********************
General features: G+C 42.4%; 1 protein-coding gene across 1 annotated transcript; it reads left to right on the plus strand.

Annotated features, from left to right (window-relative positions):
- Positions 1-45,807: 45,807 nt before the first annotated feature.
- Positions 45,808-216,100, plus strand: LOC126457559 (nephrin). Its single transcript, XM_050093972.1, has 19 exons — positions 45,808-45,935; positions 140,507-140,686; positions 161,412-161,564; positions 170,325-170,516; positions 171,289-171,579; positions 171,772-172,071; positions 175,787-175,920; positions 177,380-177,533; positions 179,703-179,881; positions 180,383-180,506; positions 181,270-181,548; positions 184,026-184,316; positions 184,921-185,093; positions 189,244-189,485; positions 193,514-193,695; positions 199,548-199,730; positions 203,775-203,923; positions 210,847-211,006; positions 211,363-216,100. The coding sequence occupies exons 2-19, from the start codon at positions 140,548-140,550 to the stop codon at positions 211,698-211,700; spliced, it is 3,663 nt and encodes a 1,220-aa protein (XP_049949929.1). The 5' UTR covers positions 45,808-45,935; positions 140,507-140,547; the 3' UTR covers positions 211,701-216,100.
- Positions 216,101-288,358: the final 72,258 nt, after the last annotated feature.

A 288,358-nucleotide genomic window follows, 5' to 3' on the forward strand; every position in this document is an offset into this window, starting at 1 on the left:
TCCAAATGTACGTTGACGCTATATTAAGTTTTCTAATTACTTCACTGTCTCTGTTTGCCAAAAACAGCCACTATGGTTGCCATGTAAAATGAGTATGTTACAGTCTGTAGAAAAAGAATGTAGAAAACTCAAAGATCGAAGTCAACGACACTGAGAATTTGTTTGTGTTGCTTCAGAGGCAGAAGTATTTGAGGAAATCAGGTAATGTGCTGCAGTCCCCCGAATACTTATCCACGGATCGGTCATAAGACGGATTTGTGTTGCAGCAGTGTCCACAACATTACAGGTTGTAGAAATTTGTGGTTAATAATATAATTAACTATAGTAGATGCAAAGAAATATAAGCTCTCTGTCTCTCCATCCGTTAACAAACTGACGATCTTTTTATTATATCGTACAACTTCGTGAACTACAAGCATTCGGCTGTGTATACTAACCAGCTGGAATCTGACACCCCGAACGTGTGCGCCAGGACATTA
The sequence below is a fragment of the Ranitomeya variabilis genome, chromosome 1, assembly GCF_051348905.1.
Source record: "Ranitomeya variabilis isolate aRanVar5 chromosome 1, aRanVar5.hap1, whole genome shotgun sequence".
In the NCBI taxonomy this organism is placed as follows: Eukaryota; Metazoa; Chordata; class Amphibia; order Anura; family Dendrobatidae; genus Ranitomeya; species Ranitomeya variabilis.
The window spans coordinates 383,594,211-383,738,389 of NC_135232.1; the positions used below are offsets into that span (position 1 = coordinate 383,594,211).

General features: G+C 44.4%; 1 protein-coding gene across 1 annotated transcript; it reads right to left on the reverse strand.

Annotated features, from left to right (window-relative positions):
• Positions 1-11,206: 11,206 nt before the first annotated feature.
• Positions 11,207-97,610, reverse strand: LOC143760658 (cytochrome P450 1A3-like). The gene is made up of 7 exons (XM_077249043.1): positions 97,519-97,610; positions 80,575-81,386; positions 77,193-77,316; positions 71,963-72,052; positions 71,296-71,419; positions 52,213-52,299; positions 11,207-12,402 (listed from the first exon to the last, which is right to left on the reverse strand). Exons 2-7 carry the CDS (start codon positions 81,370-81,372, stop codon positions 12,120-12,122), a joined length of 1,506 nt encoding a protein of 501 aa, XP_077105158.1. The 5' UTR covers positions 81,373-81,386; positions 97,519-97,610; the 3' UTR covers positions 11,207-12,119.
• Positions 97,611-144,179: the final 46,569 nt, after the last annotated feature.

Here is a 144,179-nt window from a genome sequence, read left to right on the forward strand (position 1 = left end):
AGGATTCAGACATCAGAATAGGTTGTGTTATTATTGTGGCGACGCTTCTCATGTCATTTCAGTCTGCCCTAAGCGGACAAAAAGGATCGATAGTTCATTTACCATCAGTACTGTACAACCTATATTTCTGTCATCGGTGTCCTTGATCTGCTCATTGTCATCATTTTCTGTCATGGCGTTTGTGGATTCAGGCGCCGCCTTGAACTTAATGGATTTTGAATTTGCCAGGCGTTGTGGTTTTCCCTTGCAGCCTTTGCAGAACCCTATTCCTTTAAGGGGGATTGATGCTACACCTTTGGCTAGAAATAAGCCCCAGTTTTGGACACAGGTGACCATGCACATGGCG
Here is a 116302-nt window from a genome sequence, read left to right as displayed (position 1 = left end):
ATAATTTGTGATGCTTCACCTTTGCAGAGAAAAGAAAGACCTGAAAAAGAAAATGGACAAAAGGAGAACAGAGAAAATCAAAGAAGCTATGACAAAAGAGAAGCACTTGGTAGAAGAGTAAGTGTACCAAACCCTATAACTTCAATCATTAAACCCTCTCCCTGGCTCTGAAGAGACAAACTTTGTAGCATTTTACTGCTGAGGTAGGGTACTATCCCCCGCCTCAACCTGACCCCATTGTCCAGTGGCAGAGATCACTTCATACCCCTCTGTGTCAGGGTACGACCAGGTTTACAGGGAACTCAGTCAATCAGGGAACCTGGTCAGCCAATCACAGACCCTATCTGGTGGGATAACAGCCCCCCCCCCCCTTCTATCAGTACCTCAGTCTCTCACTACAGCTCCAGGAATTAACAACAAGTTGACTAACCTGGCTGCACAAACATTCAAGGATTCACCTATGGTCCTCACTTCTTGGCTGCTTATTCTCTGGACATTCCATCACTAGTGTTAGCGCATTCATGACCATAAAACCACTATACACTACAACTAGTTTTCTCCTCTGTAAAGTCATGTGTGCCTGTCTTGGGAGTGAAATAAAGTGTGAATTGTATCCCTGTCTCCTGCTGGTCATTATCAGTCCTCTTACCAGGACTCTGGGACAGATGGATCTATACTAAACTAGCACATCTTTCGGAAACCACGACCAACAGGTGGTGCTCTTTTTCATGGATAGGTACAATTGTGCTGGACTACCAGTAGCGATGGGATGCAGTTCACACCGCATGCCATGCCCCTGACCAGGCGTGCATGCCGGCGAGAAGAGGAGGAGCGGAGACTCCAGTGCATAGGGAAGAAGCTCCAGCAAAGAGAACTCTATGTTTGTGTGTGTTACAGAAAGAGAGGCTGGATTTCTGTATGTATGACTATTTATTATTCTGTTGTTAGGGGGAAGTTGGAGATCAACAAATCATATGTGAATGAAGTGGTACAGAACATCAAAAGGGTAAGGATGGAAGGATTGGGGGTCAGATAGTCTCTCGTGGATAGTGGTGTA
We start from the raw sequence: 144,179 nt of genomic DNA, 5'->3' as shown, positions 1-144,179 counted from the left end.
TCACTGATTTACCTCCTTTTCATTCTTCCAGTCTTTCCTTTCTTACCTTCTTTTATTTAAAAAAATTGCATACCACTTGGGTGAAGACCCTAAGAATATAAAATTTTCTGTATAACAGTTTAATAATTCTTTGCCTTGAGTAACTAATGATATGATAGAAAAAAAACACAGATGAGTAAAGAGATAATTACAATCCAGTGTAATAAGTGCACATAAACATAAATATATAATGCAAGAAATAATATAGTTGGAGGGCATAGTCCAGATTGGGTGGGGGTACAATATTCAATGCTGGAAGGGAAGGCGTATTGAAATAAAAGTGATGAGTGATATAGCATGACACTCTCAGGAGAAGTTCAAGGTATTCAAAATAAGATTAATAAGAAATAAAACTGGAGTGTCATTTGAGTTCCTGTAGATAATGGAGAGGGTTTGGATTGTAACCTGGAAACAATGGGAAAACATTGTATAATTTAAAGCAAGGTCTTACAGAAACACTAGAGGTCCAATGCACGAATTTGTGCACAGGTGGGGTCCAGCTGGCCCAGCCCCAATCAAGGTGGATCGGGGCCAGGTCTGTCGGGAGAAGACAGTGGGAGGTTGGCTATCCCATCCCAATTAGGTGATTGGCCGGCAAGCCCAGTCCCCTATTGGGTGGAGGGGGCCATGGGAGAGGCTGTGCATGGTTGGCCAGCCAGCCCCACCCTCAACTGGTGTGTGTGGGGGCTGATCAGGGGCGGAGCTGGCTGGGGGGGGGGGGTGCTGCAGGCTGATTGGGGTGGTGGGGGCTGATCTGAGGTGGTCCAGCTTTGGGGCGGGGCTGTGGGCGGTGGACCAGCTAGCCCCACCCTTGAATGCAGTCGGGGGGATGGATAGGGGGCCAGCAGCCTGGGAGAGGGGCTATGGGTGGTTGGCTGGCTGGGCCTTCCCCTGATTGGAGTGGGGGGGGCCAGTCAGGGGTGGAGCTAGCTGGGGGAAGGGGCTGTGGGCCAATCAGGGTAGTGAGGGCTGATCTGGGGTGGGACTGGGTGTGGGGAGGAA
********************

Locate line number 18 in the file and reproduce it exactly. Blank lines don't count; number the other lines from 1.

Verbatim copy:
AGGATTCAGACATCAGAATAGGTTGTGTTATTATTGTGGCGACGCTTCTCATGTCATTTCAGTCTGCCCTAAGCGGACAAAAAGGATCGATAGTTCATTTACCATCAGTACTGTACAACCTATATTTCTGTCATCGGTGTCCTTGATCTGCTCATTGTCATCATTTTCTGTCATGGCGTTTGTGGATTCAGGCGCCGCCTTGAACTTAATGGATTTTGAATTTGCCAGGCGTTGTGGTTTTCCCTTGCAGCCTTTGCAGAACCCTATTCCTTTAAGGGGGATTGATGCTACACCTTTGGCTAGAAATAAGCCCCAGTTTTGGACACAGGTGACCATGCACATGGCG